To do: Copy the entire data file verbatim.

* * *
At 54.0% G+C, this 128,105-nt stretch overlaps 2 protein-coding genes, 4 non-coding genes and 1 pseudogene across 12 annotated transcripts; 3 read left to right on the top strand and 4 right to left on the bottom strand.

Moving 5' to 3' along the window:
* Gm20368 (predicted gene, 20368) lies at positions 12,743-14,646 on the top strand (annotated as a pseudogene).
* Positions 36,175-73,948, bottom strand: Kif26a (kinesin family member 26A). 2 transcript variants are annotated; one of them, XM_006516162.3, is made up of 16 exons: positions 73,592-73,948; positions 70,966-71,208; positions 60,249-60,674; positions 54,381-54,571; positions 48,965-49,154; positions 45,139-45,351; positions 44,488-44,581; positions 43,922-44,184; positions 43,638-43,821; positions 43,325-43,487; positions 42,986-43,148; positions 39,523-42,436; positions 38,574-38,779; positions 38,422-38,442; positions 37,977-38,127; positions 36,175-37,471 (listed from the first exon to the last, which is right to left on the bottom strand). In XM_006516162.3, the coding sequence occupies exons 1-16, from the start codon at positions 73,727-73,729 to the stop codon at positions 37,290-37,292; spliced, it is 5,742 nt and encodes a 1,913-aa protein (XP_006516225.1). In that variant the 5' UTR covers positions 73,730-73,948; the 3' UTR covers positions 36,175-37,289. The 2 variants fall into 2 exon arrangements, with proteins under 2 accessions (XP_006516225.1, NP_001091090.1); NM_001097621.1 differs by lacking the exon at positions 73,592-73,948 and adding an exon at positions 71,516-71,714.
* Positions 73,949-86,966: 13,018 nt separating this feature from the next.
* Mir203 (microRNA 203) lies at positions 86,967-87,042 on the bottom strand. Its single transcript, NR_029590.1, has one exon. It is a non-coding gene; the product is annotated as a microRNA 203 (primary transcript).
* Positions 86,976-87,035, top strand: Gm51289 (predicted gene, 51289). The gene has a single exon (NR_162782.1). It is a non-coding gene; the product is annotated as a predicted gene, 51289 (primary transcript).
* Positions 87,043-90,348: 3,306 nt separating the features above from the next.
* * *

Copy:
At 54.0% G+C, this 128,105-nt stretch overlaps 2 protein-coding genes, 4 non-coding genes and 1 pseudogene across 12 annotated transcripts; 3 read left to right on the top strand and 4 right to left on the bottom strand.

Moving 5' to 3' along the window:
* Gm20368 (predicted gene, 20368) lies at positions 12,743-14,646 on the top strand (annotated as a pseudogene).
* Positions 36,175-73,948, bottom strand: Kif26a (kinesin family member 26A). 2 transcript variants are annotated; one of them, XM_006516162.3, is made up of 16 exons: positions 73,592-73,948; positions 70,966-71,208; positions 60,249-60,674; positions 54,381-54,571; positions 48,965-49,154; positions 45,139-45,351; positions 44,488-44,581; positions 43,922-44,184; positions 43,638-43,821; positions 43,325-43,487; positions 42,986-43,148; positions 39,523-42,436; positions 38,574-38,779; positions 38,422-38,442; positions 37,977-38,127; positions 36,175-37,471 (listed from the first exon to the last, which is right to left on the bottom strand). In XM_006516162.3, the coding sequence occupies exons 1-16, from the start codon at positions 73,727-73,729 to the stop codon at positions 37,290-37,292; spliced, it is 5,742 nt and encodes a 1,913-aa protein (XP_006516225.1). In that variant the 5' UTR covers positions 73,730-73,948; the 3' UTR covers positions 36,175-37,289. The 2 variants fall into 2 exon arrangements, with proteins under 2 accessions (XP_006516225.1, NP_001091090.1); NM_001097621.1 differs by lacking the exon at positions 73,592-73,948 and adding an exon at positions 71,516-71,714.
* Positions 73,949-86,966: 13,018 nt separating this feature from the next.
* Mir203 (microRNA 203) lies at positions 86,967-87,042 on the bottom strand. Its single transcript, NR_029590.1, has one exon. It is a non-coding gene; the product is annotated as a microRNA 203 (primary transcript).
* Positions 86,976-87,035, top strand: Gm51289 (predicted gene, 51289). The gene has a single exon (NR_162782.1). It is a non-coding gene; the product is annotated as a predicted gene, 51289 (primary transcript).
* Positions 87,043-90,348: 3,306 nt separating the features above from the next.